by Gaye Weeden and Hayley Smorgon
At first glance, this may appear to be yet another foodies guide to Melbournes best food shops, providores, cafés and restaurants. But Weeden and Smorgon, co-authors of Cooking From Memory: A Journey Through Jewish Food, have infused this little jewel with personality, style and some very good tips. Best coffee? Theyll tell you where to buy it, where to sip it and how to make it. Suburban butchers with specialist produce, most interesting pizzas, where to go for freshly shucked oysters, best afternoon tea spots, yum cha tips, the hidden bars of the CBD and more plus plenty of recipes, celebrity tips and important basic information such as addresses, websites, opening hours and the like. Highly recommended for those who celebrate Melbournes food culture.
by Robert Hughes
» $50 (Weidenfeld and Nicolson)
Part history, part social observation, part art guide and part love letter, art critic Robert Hughes fascinating new book celebrates one of the worlds great cities. Hughes recalls his first visit to Rome in 1959 when, as a 20-year-old Australian, the city became my guide backward as well as forward. It provided insight into beauty as well as destruction, triumph as well as tragedy ... For me, that first time, Rome turned art and history into reality.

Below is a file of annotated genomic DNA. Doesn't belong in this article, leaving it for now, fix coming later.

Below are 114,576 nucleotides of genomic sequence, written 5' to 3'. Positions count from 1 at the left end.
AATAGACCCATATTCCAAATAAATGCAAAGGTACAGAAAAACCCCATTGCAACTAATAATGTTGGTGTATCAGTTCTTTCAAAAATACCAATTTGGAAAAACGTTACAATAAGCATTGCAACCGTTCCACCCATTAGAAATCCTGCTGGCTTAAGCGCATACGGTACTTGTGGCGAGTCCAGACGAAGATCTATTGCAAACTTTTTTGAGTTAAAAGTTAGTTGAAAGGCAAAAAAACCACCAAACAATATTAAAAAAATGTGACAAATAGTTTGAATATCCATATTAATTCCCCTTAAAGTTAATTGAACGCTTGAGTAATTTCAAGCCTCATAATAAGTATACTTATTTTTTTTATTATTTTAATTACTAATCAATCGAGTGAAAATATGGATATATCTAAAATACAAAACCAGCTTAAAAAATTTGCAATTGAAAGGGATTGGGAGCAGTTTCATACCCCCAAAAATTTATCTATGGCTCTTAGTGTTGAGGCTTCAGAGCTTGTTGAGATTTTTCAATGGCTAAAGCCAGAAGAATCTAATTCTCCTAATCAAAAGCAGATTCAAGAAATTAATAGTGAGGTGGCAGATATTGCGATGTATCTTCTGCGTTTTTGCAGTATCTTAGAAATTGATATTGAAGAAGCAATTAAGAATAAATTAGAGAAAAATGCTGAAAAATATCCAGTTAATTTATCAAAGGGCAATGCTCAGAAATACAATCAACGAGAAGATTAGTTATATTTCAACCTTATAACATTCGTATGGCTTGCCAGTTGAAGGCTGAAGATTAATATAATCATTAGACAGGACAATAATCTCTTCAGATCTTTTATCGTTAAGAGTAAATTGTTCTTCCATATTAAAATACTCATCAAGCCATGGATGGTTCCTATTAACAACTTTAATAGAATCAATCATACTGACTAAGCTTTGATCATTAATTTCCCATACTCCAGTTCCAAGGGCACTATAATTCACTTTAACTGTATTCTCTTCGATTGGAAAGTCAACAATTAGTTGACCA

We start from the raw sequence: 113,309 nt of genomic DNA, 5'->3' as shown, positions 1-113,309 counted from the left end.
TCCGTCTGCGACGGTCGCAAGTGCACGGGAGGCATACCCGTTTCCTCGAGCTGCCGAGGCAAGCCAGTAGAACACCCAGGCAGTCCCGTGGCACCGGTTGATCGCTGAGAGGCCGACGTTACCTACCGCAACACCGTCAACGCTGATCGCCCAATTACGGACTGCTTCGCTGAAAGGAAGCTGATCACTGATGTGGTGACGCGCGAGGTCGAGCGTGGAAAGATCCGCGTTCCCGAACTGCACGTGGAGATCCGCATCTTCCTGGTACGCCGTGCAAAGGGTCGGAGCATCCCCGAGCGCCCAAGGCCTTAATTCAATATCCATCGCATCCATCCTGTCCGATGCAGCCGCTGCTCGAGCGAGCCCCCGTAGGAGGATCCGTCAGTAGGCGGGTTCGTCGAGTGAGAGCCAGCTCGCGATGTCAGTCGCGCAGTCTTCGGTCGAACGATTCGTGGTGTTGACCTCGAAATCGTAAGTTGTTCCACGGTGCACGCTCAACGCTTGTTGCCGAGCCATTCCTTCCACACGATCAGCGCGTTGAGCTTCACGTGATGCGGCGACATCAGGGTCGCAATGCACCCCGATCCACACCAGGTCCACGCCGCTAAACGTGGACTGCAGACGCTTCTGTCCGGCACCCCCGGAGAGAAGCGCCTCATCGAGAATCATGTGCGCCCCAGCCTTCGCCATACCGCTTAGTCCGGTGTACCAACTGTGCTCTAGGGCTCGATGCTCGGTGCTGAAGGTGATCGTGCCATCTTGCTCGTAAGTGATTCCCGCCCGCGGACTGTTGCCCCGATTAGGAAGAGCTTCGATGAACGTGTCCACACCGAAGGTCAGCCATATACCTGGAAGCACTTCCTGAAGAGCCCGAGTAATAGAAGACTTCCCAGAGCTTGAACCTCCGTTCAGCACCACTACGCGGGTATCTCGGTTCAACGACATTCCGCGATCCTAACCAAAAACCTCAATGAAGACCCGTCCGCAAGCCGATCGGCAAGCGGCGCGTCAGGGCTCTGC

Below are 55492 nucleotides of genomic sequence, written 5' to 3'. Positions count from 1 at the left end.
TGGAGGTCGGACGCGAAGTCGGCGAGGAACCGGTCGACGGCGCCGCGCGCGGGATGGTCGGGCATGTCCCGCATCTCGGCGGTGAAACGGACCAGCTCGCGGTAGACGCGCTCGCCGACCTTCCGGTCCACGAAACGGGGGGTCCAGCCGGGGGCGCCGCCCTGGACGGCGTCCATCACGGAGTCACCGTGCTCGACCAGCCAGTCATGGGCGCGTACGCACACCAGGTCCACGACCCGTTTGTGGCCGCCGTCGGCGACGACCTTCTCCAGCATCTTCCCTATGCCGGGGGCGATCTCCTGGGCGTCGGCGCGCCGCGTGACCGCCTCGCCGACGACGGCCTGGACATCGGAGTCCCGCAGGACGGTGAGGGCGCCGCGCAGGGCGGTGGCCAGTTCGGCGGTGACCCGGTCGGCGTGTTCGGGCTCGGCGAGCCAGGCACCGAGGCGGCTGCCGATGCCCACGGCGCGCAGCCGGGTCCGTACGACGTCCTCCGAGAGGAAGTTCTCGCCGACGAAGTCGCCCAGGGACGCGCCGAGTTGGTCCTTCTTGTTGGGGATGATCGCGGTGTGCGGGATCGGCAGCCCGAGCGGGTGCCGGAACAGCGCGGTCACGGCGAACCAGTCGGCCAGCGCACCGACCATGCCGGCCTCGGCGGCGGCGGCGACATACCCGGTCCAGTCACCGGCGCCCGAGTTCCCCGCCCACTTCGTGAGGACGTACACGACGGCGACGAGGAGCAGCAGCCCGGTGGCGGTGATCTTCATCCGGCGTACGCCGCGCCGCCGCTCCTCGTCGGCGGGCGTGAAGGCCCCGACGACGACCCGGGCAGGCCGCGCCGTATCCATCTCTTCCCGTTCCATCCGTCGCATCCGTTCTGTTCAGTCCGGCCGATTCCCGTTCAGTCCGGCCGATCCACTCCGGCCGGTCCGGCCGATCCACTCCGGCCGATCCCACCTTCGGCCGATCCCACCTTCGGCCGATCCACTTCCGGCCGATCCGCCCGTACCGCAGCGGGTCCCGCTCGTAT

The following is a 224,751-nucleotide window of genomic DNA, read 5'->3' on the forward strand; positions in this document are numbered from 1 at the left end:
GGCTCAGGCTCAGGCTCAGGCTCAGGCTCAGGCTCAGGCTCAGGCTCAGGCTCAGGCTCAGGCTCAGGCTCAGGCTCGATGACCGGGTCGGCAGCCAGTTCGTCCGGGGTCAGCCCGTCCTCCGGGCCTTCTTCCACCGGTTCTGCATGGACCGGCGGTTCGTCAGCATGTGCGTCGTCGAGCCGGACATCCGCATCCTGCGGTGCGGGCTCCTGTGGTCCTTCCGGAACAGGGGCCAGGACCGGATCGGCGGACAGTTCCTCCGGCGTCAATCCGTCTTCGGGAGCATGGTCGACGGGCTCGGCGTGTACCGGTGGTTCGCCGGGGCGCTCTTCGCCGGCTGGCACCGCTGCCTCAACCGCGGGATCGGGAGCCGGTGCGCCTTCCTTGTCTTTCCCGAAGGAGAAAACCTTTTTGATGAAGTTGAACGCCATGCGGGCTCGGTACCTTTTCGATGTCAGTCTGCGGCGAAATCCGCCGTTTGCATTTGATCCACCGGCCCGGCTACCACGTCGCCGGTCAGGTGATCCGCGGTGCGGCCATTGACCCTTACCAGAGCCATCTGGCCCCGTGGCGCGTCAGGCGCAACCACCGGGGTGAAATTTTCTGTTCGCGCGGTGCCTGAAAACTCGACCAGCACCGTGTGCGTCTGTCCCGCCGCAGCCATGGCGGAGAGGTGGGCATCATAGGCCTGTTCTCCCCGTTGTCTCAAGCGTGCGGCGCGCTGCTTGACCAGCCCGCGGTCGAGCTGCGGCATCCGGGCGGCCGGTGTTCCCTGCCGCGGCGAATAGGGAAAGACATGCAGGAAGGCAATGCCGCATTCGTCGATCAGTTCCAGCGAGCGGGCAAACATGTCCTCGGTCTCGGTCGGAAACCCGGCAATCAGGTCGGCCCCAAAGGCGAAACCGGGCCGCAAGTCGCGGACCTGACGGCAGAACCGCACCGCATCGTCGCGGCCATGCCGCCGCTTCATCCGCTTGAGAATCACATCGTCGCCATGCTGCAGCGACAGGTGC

by Anita Silvey
» $36.95 (Frances Tenenbaum)
Anita Silvey is an American professor of childrens literature, and this book of recommended teenage reading certainly has a US skew. But there are enough of the worlds great classics and modern hits to make this appealing to parents and teachers of the 12-plus age group. Silvey has also consulted a wide range of literary specialists and teenage readers and, as such, her diverse list includes horror and gothic, graphic novels, poetry, sport and romance.